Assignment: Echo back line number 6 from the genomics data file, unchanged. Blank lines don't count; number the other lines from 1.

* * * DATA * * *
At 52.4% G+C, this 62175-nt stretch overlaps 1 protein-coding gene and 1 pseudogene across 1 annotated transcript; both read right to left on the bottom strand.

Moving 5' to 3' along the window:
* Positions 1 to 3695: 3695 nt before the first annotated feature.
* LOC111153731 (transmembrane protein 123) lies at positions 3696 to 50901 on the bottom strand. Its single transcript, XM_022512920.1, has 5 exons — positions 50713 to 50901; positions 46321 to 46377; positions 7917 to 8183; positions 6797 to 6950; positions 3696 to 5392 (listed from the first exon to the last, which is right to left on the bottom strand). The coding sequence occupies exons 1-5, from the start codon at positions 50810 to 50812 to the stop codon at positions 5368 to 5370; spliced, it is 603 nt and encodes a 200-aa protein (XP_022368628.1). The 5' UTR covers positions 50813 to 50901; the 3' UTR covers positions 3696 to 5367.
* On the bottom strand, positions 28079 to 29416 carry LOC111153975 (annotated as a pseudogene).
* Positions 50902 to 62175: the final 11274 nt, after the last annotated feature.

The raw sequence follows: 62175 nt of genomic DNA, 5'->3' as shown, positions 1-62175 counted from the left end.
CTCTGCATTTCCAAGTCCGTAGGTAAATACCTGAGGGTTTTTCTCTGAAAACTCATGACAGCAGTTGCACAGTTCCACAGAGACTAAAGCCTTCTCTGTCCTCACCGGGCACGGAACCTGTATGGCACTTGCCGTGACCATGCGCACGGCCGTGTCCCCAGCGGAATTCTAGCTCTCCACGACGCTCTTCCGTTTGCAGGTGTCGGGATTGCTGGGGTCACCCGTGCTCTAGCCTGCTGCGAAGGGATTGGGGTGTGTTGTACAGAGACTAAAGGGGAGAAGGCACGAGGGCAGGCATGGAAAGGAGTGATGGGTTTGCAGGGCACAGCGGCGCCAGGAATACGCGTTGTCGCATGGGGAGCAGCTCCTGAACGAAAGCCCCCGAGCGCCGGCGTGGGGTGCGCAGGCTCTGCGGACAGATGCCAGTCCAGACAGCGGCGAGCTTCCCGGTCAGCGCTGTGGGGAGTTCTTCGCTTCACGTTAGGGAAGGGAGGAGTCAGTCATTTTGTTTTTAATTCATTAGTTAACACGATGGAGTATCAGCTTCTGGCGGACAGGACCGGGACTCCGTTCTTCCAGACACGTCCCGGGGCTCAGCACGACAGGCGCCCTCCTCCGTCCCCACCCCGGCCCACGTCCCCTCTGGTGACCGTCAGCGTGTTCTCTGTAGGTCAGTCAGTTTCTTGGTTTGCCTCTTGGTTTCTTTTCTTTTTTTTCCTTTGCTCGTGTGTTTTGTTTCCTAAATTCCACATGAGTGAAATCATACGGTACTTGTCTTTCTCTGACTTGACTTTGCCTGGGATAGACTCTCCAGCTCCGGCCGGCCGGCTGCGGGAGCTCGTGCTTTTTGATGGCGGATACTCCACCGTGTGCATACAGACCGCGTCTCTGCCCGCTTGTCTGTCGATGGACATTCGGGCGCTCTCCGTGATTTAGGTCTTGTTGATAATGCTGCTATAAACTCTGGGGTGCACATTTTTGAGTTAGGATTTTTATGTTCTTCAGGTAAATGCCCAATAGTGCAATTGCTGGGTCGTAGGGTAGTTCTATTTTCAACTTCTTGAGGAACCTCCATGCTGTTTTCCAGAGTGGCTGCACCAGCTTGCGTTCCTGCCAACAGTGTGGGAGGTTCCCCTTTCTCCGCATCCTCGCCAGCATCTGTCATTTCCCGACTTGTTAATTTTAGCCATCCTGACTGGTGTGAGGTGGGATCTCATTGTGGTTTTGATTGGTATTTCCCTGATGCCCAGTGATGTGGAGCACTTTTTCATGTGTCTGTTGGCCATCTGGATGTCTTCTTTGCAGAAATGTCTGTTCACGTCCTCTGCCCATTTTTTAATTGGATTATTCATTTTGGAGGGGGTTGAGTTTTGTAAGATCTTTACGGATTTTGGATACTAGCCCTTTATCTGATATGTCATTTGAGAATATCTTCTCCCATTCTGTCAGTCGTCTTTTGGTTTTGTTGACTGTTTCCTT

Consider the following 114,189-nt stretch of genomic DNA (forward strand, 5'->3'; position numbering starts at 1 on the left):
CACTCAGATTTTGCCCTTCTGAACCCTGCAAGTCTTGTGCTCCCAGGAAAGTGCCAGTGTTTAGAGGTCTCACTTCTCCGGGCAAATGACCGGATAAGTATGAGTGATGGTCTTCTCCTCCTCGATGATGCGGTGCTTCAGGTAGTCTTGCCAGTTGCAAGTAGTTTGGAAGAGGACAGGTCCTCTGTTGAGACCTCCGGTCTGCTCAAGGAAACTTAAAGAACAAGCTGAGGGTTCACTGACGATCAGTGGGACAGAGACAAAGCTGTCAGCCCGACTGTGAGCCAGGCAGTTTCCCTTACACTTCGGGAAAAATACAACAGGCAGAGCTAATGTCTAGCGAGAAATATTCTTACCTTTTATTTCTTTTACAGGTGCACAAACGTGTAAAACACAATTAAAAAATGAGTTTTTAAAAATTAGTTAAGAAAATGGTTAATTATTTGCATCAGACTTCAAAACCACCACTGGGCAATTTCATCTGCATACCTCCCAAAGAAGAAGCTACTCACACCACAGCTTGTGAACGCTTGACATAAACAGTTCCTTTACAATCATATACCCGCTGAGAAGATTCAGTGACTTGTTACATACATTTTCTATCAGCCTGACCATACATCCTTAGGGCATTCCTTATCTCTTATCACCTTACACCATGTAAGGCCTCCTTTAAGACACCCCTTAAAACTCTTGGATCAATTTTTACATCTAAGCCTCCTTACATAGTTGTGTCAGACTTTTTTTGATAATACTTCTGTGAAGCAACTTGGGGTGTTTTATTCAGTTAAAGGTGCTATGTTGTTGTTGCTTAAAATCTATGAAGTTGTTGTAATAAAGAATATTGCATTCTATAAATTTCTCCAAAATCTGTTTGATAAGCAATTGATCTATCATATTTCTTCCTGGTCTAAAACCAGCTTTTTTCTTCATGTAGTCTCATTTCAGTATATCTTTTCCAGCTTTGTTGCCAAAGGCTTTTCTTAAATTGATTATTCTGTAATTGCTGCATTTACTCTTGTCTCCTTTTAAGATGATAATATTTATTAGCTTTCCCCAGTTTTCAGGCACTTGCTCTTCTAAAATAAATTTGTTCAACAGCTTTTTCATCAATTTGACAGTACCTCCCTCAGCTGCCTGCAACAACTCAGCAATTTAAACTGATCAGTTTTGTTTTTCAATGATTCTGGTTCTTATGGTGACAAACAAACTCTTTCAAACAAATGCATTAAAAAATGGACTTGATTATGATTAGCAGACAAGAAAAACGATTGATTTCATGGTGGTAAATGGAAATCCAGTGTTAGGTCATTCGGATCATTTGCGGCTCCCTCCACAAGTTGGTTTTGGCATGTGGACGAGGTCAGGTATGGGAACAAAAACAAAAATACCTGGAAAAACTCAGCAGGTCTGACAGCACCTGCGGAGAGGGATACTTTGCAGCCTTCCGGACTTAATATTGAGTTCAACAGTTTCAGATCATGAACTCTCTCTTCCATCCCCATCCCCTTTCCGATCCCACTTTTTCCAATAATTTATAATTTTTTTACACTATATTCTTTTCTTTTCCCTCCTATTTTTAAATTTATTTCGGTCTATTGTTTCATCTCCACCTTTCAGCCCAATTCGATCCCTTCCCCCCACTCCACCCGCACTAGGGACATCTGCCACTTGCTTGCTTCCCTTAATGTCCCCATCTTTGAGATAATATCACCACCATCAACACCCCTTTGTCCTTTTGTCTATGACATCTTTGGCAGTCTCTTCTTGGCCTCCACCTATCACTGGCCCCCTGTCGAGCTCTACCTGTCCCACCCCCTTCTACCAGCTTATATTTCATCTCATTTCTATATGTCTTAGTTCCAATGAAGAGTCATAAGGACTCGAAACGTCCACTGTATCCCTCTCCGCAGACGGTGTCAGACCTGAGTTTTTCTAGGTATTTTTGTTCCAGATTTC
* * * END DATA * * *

* Positions 50902 to 62175: the final 11274 nt, after the last annotated feature.